One of the tribunes said to them, "Blessed are you, for you have made this world look absurd."
The Macarius who came from the town said, "We have indeed made this world look absurd, but this world makes you look absurd. For you must know that you did not realise the full import of what you have just said, since we are both us called 'Macarius', which does in fact mean 'blessed'." And the tribune so stirred by his words that he went back home, discarded his expensive clothing and became a monk after giving much alms.
VI.iii.16. The story is also told of this same Macarius the Greater that once when he was walking through the desert he came across the head of a dead man lying on the ground. When he touched it with the staff which he had in his hand the head spoke to him. The old man asked him who he was, and the head said, "I am priest of the pagans who used to live here, and you are Abba Macarius who is filled with the Holy Spirit of God. Whenever you take pity on the souls in torment and pray for them they gain a little comfort."
The old man asked, "What sort of comfort?" And the head replied, "As far as the heavens are from the earth, so great is the fire above us and below us. As we stand in the middle we can then no longer see our neighbours face to face."
The old man wept and said, "Woe to the day in which a human being was born if that is all the comfort he gets in his punishment. Are there greater torments?"
The head replied, "Those underneath us are punished more severely."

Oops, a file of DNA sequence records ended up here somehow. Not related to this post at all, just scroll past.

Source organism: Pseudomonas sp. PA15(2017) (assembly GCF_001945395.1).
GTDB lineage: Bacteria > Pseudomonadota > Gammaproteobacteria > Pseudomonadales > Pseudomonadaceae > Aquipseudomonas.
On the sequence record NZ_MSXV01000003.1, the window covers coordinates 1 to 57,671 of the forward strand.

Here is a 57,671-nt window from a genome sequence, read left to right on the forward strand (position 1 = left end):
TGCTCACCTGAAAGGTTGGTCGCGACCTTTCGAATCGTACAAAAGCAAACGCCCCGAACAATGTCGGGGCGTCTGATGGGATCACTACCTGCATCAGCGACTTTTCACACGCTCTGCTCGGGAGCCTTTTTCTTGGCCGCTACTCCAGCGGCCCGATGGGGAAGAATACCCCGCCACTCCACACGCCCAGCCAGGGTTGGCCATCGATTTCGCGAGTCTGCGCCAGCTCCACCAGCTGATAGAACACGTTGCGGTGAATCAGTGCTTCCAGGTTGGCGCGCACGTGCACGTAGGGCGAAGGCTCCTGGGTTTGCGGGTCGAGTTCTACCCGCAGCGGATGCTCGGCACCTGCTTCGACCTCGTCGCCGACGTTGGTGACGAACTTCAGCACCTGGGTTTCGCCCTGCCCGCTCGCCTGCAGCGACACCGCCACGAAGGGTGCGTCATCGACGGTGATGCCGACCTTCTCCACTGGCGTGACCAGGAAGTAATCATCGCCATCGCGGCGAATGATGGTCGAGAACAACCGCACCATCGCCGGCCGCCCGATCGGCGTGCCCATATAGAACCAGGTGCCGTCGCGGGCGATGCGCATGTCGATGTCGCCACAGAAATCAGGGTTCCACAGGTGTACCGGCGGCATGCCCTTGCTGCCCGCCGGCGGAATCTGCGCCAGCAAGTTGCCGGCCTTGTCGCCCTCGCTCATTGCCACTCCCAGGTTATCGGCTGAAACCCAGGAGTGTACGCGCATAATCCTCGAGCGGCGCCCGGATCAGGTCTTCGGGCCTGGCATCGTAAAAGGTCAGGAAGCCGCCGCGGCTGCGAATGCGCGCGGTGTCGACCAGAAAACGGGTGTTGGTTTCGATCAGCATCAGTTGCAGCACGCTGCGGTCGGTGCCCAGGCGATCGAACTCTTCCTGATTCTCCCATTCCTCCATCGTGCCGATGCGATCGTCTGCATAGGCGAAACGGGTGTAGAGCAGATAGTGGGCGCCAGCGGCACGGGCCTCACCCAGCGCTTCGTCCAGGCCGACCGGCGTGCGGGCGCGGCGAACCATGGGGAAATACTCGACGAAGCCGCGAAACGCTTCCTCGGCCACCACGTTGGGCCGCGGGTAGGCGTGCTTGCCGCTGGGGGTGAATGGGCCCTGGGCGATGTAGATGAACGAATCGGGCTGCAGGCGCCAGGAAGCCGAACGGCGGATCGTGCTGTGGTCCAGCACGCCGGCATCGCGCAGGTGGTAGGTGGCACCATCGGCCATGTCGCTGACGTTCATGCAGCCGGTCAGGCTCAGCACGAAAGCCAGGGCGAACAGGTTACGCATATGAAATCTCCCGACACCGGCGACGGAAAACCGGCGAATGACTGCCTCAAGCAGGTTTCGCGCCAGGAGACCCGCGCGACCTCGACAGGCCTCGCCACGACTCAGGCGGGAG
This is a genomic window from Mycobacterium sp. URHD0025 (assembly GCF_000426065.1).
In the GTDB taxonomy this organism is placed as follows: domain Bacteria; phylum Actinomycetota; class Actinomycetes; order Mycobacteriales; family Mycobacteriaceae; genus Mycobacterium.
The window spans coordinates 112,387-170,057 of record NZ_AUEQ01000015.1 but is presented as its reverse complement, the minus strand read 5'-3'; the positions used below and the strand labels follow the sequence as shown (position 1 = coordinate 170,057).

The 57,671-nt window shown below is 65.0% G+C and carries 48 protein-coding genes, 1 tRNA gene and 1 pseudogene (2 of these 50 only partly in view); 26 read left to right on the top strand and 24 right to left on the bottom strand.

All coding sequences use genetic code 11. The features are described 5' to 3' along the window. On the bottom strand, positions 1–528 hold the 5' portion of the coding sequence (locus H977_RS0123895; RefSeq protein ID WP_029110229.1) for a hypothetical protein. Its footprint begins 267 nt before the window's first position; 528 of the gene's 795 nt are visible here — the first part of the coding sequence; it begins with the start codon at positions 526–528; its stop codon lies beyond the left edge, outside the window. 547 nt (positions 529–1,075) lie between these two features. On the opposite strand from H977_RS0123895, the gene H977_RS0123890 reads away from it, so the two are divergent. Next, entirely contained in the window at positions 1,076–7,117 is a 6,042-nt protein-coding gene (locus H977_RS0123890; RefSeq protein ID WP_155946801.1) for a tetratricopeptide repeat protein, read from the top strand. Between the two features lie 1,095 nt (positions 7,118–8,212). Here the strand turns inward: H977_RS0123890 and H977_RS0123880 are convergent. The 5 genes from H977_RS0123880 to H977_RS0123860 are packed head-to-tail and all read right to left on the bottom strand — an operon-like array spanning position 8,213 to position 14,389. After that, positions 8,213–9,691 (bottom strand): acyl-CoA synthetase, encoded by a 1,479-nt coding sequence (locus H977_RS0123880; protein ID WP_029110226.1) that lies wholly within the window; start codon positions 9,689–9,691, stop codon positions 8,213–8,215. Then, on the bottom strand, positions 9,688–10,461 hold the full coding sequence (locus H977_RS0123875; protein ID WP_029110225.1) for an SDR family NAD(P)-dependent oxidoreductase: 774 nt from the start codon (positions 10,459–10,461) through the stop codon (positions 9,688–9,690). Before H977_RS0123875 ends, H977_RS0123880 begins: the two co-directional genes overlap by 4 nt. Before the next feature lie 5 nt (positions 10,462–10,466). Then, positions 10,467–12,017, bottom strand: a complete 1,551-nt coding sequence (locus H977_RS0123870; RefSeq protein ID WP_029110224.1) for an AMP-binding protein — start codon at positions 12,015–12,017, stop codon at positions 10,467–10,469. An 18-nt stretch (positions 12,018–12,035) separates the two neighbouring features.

The old man asked, "Who is down there?" The head replied, "We who did not know God do have a little bit of mercy shown to us, but those below us are the ones who knew God but denied him and did not do his will."
The old man then took the head and buried it.
VI.iii.17. (Also in III.97) As this same Abba Macarius was one day meditating in his cell he heard a voice saying, "Macarius, you have not yet become as perfect as two women who live in the city." The old man got up next morning and taking his staff of palm in his hand set off for the city. When he had found the place where they lived he knocked on the door. Someone came out and invited him in, and when he had sat down called the two women who came in and sat with him. The old man said to them, "I have gone to a lot of trouble for the sake of meeting you. Tell me now about your way of prayer (operatio), how and what you do."
They said, "It is not as if we are separate from our husbands at night time. What sort of way of prayer do you think we might have?"
But the old man pressed them to satisfy his curiosity and reveal what they did.
And at last they said, "By the world's standards we were of no account, so we were pleased to be able to marry two brothers. For fifteen years now we have spent our days in the same house and I don't think either of us has complained about the other or spoken spitefully to each other, but have passed the whole time in peace and concord. We did think we would like to enter a house of virgins, but we asked our husbands and they wouldn't allow it. Since we were not worthy to be given that kind of blessing we made a vow between ourselves and God that we would not allow worldly talk to pass our lips till the day of our death." When Abba Macarius heard that he said, "I declare truly that God sends his Holy Spirit on all, not because they are virgins, nor wives subject to a husband, nor monks, nor seculars, but according as each person is able to receive it."